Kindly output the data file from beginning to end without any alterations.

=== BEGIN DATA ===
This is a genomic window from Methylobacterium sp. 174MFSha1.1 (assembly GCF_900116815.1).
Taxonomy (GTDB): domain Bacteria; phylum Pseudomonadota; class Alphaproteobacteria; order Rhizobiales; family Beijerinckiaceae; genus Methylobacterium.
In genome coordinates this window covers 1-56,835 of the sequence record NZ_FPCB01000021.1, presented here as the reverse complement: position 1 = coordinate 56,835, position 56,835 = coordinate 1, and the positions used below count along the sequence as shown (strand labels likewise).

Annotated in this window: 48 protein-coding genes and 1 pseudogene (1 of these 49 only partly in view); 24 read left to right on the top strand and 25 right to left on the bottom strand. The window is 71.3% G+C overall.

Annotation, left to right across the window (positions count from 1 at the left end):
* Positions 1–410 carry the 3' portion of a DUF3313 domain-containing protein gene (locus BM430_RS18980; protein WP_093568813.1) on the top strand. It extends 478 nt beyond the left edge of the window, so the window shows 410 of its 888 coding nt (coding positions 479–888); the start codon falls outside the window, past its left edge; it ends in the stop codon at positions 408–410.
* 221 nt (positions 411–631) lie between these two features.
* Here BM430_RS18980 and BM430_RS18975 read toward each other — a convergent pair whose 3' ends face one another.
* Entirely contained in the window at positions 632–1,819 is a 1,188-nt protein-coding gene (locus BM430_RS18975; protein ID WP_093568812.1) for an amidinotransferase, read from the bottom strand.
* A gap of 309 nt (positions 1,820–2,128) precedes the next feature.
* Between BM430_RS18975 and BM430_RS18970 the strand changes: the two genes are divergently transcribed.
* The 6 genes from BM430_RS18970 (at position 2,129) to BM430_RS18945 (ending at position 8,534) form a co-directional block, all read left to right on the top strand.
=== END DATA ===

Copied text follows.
This is a genomic window from Methylobacterium sp. 174MFSha1.1 (assembly GCF_900116815.1).
Taxonomy (GTDB): domain Bacteria; phylum Pseudomonadota; class Alphaproteobacteria; order Rhizobiales; family Beijerinckiaceae; genus Methylobacterium.
In genome coordinates this window covers 1-56,835 of the sequence record NZ_FPCB01000021.1, presented here as the reverse complement: position 1 = coordinate 56,835, position 56,835 = coordinate 1, and the positions used below count along the sequence as shown (strand labels likewise).

Annotated in this window: 48 protein-coding genes and 1 pseudogene (1 of these 49 only partly in view); 24 read left to right on the top strand and 25 right to left on the bottom strand. The window is 71.3% G+C overall.

Annotation, left to right across the window (positions count from 1 at the left end):
* Positions 1–410 carry the 3' portion of a DUF3313 domain-containing protein gene (locus BM430_RS18980; protein WP_093568813.1) on the top strand. It extends 478 nt beyond the left edge of the window, so the window shows 410 of its 888 coding nt (coding positions 479–888); the start codon falls outside the window, past its left edge; it ends in the stop codon at positions 408–410.
* 221 nt (positions 411–631) lie between these two features.
* Here BM430_RS18980 and BM430_RS18975 read toward each other — a convergent pair whose 3' ends face one another.
* Entirely contained in the window at positions 632–1,819 is a 1,188-nt protein-coding gene (locus BM430_RS18975; protein ID WP_093568812.1) for an amidinotransferase, read from the bottom strand.
* A gap of 309 nt (positions 1,820–2,128) precedes the next feature.
* Between BM430_RS18975 and BM430_RS18970 the strand changes: the two genes are divergently transcribed.
* The 6 genes from BM430_RS18970 (at position 2,129) to BM430_RS18945 (ending at position 8,534) form a co-directional block, all read left to right on the top strand.